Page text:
The Skeptical Inquirer by Edward Tingley


The Skeptical Inquirer

If Only Atheists Were the Skeptics They Think They Are

Unbelievers think that skepticism is their special virtue, the key virtue believers lack. Bolstered by bestselling authors, they see the skeptical and scientific mind as muscular thinking, which the believer has failed to develop. He could bulk up if he wished to, by thinking like a scientist, and wind up at the “agnosticism” of a Dawkins or the atheism of a Dennett—but that is just what he doesn’t want, so at every threat to his commitments he shuns science.

That story is almost exactly the opposite of the truth.

Men of Truth

The story is right about virtue: The smoothly muscled skeptical-scientific mind is a gorgeous thing—picture the Apollo of Olympia, a poised young athlete in a throng of centaurs, passion-driven half-men. Science is a virtue: a perfection of the human creature gifted with a mind, a use of the mind that, says Aquinas, “perfects the speculative intellect for the consideration of truth.” But to be “men of truth,” in the words of Exodus, is to be vulnerable to truth.

Richard Dawkins speaks as a genuine scientist when he insists, “What I care about is what’s true; I want to know, is there a God in the universe or not?” Perfect. Truth is awaiting you, with its painful grip.

But on the question around which Dennett, Dawkins, Hitchens, Harris, Grayling, Onfray, and voices still to come are now springing up—the question of God—the successor of Apollo is not the atheist or the agnostic. Both lack the great virtue of the scientist, the skeptical virtue. Here they are the hankerers after comfort, the scrawny ones who prefer their own commitments over reason.

No matter how excellent these thinkers might be on other questions, on this question they nimbly shift their allegiance: Between the life they like and the demands of vocation (submission to the question), they choose their lives—ironically, the very failing for which they ridicule believers. A seeker of truth has to go where the truth can be found, and to go on until it is found, and both the atheist and the agnostic are early quitters.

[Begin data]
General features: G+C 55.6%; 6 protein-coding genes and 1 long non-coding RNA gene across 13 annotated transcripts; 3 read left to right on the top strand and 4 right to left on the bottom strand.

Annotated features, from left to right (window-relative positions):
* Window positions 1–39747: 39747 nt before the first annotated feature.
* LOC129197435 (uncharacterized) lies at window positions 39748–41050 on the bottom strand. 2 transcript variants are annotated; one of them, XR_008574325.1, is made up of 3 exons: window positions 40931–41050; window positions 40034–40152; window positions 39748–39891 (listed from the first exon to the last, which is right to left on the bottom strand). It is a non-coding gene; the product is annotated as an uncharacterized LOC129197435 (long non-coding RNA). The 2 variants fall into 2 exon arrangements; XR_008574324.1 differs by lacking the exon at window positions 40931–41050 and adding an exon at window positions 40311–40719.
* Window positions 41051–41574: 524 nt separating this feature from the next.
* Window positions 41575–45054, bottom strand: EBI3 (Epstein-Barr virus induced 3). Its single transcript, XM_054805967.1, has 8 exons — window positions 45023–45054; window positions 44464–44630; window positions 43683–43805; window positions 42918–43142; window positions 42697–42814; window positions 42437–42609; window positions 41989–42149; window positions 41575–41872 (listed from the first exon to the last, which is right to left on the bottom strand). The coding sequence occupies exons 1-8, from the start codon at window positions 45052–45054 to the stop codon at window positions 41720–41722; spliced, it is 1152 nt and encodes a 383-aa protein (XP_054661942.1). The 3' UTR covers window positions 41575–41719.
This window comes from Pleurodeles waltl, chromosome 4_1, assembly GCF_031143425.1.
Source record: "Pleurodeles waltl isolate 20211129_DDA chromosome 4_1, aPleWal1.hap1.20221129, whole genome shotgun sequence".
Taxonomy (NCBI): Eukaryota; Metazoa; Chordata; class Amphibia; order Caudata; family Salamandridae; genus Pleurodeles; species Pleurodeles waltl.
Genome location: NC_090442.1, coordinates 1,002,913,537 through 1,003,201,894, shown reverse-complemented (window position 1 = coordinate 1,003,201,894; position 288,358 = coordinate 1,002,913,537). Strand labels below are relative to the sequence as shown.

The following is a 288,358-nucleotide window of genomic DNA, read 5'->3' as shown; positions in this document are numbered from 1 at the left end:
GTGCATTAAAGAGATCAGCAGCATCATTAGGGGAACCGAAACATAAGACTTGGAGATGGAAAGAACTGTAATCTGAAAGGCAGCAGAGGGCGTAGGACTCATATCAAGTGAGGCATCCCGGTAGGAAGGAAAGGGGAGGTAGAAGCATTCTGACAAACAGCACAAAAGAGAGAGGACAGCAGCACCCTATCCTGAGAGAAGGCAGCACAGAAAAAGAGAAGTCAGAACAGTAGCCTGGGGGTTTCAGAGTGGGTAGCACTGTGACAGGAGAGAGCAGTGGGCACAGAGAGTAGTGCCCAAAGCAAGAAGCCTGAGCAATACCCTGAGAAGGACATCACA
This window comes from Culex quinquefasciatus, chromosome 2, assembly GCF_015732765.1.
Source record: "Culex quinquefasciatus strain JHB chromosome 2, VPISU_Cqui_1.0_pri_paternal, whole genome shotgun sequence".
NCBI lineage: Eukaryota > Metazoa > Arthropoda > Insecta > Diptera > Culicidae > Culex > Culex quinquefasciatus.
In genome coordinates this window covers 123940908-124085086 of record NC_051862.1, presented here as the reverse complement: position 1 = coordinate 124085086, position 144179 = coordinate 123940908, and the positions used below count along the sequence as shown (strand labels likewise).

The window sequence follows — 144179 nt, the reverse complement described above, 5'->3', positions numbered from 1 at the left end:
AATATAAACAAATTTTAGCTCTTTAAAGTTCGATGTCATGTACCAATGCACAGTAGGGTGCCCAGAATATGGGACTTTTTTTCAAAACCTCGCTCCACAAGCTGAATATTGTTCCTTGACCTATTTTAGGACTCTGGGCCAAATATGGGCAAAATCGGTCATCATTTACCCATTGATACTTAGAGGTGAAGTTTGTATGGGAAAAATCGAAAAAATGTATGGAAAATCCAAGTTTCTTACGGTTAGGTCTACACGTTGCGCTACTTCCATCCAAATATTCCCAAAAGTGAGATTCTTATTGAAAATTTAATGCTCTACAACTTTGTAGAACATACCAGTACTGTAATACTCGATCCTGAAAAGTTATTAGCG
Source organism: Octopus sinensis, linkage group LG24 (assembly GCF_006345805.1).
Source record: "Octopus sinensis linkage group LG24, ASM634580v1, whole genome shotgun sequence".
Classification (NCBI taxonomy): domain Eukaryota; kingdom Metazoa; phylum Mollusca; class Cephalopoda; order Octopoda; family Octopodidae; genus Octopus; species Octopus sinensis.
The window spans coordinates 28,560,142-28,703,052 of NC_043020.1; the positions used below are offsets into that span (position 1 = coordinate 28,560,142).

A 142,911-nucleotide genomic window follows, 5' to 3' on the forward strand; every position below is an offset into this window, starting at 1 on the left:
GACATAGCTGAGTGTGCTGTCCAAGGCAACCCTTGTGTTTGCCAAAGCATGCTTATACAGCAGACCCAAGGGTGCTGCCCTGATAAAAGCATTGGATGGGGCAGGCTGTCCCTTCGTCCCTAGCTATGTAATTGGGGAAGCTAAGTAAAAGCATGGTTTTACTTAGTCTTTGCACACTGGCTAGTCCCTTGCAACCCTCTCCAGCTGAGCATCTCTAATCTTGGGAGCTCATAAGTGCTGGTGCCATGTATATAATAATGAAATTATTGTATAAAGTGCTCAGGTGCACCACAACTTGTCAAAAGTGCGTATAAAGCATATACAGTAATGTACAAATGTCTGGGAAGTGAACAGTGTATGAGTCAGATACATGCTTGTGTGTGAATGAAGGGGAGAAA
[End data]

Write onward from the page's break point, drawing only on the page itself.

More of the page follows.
Dawkins is right that “the question of the existence of God or gods, supernatural beings, is a scientific question,” straight from the mind hungry for truth. On that question, the path of the scientist was shown to us at the dawn of modernity by a consummate scientist: Blaise Pascal. Here was a scientific mind that brushed aside the medieval proofs of God (which did nothing for him) to attack the question anew.

People may think it just an odd coincidence that the author of the Pensées, a work of apologetics, also came up with Pascal’s law, on the transmission of pressure in confined liquids, but one mind seeking one thing generated both. Pascal was a lifelong seeker of truth: “I should . . . like to arouse in man the desire to find truth, to be ready, free from passion, to follow it wherever he may find it,” he says in Pensée 119. But the scientists who have asked Pascal’s question after him are rarely scientist enough for that.

Edward Tingley teaches philosophy at Augustine College in Ottawa and worships at the Cathedral of the Annunciation in the Anglican Catholic Church of Canada.

calling all readers

Please Donate

"There are magazines worth reading but few worth saving . . . Touchstone is just such a magazine."
—Alice von Hildebrand

"Here we do not concede one square millimeter of territory to falsehood, folly, contemporary sentimentality, or fashion. We speak the truth, and let God be our judge. . . . Touchstone is the one committedly Christian conservative journal."
—Anthony Esolen, Touchstone senior editor

Support Touchstone

• Not a subscriber or wish to renew your subscription? Subscribe to Touchstone today for full online access. Over 30 years of publishing!

personal subscriptions

Online Subscription

Get a one-year full-access subscription to the Touchstone online archives including pdf downloads for only $19.95. That's only $1.66 per month!

RENEW your online subscription

Purchase Print &
Online Subscription

Get six issues (one year) of Touchstone PLUS full online access including pdf downloads for only $39.95. That's only $3.34 per month!

RENEW your print/online

gift subscriptions

GIVE Print &
Online Subscription

Give six issues (one year) of Touchstone PLUS full online access including pdf downloads for the reduced rate of $29.95. That's only $2.50 per month!

RENEW your gift subscription

Transactions will be processed on a secure server.

bulk subscriptions

Order Touchstone subscriptions in bulk and save $10 per sub! Each subscription includes 6 issues of Touchstone plus full online access to—including archives, videos, and pdf downloads of recent issues for only $29.95 each! Great for churches or study groups.

kindle subscription

OR get a subscription to Touchstone to read on your Kindle for only $1.99 per month! (This option is KINDLE ONLY and does not include either print or online.)

Your subscription goes a long way to ensure that Touchstone is able to continue its mission of publishing quality Christian articles and commentary.

more from the online archives

22.7—September/October 2009

Science Fictions

on a Random Quantum Fluctuation by Marilyn Prever

29.1—Jan/Feb 2016

Bargain Debasement

Secular Credibility Is a Devilish Temptation by James Hitchcock

31.1—January/February 2018

Vikings Under the Son

on Ragnarök, an Extreme Weather Event & the Paths to Conversion by Timothy J. Burbery